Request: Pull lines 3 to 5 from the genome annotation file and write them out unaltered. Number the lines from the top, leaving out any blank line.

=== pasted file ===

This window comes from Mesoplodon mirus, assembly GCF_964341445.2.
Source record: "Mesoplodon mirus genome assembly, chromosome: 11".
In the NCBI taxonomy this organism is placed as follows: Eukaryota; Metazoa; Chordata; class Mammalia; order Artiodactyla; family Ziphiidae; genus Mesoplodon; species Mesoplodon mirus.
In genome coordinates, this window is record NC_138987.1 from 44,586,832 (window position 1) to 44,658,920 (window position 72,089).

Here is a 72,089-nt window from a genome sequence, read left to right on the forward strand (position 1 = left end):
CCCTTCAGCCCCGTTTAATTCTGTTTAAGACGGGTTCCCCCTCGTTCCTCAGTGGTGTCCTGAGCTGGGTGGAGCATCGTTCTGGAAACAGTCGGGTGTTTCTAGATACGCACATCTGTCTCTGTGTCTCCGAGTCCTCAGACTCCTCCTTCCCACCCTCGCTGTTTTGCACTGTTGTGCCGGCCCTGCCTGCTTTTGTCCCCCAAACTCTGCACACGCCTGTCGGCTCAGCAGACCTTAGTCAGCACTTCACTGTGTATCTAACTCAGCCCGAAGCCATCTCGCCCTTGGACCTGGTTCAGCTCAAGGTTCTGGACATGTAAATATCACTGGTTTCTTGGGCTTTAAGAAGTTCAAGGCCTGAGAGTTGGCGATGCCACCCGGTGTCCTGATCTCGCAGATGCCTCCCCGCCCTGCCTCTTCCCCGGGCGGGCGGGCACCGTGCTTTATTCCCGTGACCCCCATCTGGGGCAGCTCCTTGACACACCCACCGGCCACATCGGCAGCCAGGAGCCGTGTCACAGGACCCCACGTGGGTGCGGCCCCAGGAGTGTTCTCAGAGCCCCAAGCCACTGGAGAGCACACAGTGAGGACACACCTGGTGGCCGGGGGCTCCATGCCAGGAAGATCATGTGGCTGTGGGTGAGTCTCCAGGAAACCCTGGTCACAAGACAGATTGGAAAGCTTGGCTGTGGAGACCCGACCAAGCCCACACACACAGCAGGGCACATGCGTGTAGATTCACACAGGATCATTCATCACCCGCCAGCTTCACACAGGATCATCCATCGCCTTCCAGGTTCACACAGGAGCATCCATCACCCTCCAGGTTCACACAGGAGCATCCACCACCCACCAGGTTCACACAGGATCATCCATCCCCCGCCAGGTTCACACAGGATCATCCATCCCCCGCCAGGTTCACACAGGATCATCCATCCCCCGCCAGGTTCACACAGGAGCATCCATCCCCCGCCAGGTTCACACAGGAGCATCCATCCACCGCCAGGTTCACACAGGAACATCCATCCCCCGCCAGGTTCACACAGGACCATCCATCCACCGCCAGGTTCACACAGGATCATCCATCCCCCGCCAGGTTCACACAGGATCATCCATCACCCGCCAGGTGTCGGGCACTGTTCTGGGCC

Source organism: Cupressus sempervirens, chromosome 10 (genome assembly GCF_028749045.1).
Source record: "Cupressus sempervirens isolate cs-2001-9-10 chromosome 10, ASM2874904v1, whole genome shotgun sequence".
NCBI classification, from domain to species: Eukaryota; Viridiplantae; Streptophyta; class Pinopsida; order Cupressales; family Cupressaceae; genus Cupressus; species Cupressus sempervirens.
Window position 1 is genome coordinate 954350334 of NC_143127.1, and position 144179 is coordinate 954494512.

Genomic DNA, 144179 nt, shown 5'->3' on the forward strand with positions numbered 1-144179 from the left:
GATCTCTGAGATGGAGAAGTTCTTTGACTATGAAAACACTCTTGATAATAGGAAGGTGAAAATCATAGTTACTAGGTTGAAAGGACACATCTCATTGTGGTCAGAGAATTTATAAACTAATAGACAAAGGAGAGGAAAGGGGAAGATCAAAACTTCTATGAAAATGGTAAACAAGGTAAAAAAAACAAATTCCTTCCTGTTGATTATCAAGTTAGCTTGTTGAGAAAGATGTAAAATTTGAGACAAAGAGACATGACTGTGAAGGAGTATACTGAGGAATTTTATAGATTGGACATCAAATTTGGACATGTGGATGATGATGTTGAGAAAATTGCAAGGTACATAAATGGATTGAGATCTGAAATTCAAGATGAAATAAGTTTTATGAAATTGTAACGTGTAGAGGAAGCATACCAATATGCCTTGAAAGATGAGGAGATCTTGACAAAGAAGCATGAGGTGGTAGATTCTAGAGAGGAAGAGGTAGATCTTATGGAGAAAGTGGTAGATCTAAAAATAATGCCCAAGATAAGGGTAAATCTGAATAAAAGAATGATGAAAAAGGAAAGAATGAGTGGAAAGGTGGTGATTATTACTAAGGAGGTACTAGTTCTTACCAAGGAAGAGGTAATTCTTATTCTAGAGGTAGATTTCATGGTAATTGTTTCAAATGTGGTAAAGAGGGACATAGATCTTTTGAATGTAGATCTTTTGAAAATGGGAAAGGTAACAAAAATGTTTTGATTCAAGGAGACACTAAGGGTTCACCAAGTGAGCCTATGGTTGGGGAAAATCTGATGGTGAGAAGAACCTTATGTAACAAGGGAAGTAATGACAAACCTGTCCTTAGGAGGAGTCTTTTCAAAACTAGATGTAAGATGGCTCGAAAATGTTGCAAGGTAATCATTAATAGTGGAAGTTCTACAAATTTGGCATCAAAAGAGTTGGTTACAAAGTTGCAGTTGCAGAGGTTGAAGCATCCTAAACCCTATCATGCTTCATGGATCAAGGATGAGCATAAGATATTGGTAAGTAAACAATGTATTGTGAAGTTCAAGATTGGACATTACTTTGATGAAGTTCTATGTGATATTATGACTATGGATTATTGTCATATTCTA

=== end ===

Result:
In the NCBI taxonomy this organism is placed as follows: Eukaryota; Metazoa; Chordata; class Mammalia; order Artiodactyla; family Ziphiidae; genus Mesoplodon; species Mesoplodon mirus.
In genome coordinates, this window is record NC_138987.1 from 44,586,832 (window position 1) to 44,658,920 (window position 72,089).

Here is a 72,089-nt window from a genome sequence, read left to right on the forward strand (position 1 = left end):